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6:42 a.m. PDT, April 27, 2012 :: LOS ANGELES (KTLA) -- Two new pollS show that the L.A. Unified School District is facing an uphill battle getting voters to approve taxes that could help prevent big cuts to jobs and programs.
At issue are a statewide half-percent sales tax increase to fund education, as well as a $300 per year local parcel tax.
Both measures will appear on the ballot in November.
A survey by the Public Policy Institute of California shows that 52 percent of Californians oppose Gov. Jerry Brown's proposed sales tax increase.
Additionally, 57 percent are against a competing plan that would raise personal income taxes.
The poll also found weak support for a bond issue or parcel tax to fund schools.
Still, most of the 2,005 state residents surveyed said that the quality of education is a major problem.
A separate poll of about 1,150 registered voters in Los Angeles found that only 40 percent favored the parcel tax.
The tax need to win a two-thirds majority approval from voters in order to pass.
However, the poll also found that 54 percent of voters would be willing to extend the county's temporary half-percent sales tax for transportation.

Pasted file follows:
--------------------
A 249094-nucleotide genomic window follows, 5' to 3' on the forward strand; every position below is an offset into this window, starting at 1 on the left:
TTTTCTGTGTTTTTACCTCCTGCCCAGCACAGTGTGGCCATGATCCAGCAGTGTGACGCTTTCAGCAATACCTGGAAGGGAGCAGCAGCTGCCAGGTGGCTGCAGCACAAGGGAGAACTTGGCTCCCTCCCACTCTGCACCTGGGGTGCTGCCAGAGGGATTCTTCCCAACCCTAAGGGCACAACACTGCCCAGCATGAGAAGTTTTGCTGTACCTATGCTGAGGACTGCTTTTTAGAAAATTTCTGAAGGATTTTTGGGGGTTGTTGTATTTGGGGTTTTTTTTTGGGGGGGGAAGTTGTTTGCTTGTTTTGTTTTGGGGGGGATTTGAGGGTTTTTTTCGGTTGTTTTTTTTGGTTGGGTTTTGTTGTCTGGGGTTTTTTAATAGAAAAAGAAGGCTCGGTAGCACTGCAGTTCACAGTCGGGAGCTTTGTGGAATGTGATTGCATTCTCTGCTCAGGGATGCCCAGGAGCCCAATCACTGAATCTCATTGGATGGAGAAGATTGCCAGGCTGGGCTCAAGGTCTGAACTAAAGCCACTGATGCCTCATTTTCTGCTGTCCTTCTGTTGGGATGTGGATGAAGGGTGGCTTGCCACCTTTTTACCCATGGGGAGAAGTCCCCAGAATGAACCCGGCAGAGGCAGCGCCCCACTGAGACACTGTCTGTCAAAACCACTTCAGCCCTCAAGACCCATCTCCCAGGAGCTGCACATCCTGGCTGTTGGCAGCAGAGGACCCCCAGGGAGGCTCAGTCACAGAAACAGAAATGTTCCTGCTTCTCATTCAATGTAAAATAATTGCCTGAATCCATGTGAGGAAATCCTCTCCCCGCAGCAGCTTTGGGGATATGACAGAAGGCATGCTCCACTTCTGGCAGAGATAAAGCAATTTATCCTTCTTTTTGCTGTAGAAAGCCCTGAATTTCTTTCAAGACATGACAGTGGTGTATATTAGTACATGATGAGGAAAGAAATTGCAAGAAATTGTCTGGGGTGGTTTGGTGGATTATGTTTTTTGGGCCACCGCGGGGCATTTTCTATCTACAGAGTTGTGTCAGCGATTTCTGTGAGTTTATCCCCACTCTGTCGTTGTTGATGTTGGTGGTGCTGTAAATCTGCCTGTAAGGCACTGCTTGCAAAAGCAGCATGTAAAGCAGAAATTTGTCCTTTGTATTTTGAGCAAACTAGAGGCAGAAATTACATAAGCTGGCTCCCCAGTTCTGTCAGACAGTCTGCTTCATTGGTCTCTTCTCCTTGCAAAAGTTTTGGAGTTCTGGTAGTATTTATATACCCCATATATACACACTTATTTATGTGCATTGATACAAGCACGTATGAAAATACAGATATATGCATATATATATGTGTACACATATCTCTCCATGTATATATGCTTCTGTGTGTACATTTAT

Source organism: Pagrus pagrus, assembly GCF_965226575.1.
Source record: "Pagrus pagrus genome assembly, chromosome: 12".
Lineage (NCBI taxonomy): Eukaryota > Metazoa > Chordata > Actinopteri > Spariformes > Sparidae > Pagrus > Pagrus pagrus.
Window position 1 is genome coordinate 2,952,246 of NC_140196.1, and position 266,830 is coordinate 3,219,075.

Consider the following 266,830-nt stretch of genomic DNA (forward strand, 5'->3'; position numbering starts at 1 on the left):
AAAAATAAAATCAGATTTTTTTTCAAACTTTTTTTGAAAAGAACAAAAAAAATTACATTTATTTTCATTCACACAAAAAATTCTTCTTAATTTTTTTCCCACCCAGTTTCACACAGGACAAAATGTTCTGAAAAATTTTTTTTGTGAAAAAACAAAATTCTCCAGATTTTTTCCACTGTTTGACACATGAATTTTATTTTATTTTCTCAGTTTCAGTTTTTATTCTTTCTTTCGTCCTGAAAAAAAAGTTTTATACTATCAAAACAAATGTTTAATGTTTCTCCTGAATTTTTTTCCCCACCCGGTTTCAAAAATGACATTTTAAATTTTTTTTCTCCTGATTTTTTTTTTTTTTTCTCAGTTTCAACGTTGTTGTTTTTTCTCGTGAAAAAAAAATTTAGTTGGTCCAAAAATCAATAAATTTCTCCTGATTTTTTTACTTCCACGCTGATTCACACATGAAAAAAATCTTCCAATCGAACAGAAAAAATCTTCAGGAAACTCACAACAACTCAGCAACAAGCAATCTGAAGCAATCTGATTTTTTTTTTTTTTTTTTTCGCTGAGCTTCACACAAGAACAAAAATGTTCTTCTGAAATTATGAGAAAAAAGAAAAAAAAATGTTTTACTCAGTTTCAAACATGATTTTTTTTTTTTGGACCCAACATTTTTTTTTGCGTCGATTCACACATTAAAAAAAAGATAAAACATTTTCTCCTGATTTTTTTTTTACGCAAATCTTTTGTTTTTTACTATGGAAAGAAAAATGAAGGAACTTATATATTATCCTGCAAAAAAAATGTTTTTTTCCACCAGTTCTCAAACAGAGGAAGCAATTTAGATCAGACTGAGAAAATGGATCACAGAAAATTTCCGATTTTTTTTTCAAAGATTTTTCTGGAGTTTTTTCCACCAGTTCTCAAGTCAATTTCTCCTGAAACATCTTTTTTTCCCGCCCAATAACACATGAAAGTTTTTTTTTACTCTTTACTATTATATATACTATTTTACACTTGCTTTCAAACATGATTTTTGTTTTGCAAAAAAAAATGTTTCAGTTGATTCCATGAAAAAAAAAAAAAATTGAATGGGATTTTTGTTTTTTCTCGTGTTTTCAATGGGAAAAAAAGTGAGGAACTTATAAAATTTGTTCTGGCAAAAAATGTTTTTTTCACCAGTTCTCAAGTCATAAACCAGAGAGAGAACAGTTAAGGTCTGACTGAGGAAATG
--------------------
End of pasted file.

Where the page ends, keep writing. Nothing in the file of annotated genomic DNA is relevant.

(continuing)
The LAUSD is currently facing a $390 million budget deficit.
Back in February, The LAUSD board he board approved sending 11,700 pink slips to teachers and other employees.
The notices had to be sent out ahead of the state-mandated March 15th deadline.
Superintendent John Deasy has said he hopes two-thirds of those pink slips can be rescinded.
Preschool and adult education programs could also be on the chopping block.
A budget proposal calls for eliminating the district's 24 adult education campuses.
That would cut 1,500 jobs and save the district about $134 million for the 2012-13 school year.
Deasy has said the district should be able to preserve a good portion of the adult education program, at least for the next year.
Other popular programs targeted for cuts include the GATE program for gifted students and the Academic Decathlon program.